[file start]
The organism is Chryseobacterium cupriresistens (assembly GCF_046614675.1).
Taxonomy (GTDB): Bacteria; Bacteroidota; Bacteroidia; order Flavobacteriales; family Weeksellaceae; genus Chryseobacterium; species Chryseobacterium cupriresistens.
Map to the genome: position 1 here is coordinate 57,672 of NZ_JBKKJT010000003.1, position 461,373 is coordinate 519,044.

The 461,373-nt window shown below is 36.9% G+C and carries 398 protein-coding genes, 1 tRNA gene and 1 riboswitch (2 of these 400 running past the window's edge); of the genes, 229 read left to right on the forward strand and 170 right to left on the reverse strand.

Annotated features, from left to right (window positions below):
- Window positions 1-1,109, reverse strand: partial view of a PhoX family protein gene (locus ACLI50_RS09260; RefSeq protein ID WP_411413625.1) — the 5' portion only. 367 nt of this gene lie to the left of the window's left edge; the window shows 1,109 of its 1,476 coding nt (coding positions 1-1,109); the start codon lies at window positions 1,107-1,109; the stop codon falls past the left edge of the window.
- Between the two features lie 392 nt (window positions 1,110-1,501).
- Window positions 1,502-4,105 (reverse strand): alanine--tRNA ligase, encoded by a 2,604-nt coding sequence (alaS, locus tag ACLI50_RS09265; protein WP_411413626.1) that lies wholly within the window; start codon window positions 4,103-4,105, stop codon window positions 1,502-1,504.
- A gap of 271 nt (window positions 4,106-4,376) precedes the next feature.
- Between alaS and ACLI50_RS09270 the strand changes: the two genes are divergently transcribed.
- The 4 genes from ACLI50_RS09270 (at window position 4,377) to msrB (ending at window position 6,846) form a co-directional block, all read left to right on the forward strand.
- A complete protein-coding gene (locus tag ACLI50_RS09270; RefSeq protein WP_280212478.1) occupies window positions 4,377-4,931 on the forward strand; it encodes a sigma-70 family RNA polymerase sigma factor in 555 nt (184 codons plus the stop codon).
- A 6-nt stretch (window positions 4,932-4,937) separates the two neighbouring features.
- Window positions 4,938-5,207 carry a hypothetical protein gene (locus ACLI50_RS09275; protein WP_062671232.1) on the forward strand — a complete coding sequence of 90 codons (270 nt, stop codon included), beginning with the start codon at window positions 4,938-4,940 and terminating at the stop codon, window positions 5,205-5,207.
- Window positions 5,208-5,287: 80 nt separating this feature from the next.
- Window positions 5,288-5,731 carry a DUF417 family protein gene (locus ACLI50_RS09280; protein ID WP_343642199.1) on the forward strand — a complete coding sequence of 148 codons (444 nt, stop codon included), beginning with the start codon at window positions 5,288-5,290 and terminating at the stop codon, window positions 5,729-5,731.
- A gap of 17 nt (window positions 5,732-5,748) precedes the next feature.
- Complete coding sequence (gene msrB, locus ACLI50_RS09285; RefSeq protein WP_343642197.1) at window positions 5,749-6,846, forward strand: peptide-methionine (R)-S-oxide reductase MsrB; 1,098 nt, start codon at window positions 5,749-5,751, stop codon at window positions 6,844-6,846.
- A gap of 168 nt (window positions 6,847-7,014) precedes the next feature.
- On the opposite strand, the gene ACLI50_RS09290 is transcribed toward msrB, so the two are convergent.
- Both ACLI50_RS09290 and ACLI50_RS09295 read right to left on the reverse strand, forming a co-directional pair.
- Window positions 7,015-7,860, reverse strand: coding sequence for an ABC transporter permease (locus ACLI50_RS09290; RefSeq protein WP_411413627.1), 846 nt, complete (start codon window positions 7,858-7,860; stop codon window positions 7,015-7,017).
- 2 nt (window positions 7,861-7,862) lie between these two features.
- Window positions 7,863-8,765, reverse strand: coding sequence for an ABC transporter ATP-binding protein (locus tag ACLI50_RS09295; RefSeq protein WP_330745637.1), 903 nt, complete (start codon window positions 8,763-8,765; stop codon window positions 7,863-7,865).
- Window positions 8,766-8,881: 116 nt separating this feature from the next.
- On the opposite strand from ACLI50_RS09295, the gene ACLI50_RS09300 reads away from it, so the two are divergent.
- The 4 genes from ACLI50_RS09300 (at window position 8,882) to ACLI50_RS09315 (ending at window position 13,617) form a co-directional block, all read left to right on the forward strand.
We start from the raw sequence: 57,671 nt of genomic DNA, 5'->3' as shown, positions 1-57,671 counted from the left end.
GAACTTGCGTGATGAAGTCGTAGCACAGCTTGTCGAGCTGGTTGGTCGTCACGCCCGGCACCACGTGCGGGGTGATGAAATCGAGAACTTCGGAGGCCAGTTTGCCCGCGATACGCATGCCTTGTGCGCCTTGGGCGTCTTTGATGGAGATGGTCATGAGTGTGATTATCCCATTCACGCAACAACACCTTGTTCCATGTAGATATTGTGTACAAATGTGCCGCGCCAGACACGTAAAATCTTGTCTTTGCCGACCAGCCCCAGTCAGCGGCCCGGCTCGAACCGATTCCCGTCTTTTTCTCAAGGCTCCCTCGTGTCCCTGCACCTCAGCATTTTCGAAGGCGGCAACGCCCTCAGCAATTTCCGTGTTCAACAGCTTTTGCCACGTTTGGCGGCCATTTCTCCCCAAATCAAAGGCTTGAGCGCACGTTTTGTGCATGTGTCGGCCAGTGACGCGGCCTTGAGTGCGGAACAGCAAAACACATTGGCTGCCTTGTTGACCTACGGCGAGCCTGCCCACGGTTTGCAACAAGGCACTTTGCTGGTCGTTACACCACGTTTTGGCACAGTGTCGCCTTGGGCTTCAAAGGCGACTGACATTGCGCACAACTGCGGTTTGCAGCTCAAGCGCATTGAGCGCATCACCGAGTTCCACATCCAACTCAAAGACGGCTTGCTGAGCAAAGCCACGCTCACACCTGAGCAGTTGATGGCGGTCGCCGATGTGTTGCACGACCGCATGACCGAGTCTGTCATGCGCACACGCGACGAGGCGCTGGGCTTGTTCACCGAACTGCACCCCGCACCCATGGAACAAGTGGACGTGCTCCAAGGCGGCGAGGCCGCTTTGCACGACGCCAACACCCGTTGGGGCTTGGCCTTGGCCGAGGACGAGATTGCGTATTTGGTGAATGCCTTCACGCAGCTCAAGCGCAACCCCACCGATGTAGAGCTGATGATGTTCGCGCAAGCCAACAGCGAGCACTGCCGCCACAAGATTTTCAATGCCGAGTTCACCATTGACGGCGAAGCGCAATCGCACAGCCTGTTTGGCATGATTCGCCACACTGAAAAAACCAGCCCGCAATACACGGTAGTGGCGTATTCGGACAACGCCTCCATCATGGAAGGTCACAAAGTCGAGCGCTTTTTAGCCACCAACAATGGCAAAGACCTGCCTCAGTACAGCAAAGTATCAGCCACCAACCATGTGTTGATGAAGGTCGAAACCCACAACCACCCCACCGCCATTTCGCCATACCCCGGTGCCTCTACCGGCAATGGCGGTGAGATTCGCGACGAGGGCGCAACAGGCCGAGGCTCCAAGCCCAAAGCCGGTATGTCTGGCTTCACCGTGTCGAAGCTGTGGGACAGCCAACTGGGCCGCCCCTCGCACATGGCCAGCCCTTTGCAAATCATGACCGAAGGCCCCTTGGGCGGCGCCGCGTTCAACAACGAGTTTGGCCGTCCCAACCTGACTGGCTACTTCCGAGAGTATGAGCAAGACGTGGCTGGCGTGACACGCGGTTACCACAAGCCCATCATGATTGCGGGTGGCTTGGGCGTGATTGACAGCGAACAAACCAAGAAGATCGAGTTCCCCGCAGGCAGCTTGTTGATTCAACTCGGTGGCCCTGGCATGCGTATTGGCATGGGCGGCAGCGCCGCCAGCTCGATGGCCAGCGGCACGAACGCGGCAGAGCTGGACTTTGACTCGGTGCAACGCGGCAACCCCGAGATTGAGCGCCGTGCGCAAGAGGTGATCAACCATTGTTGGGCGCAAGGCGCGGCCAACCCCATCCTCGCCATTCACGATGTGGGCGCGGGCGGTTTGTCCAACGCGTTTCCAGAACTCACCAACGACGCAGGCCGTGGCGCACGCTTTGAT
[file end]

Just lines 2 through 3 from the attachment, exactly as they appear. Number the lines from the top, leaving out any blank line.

Taxonomy (GTDB): Bacteria; Bacteroidota; Bacteroidia; order Flavobacteriales; family Weeksellaceae; genus Chryseobacterium; species Chryseobacterium cupriresistens.
Map to the genome: position 1 here is coordinate 57,672 of NZ_JBKKJT010000003.1, position 461,373 is coordinate 519,044.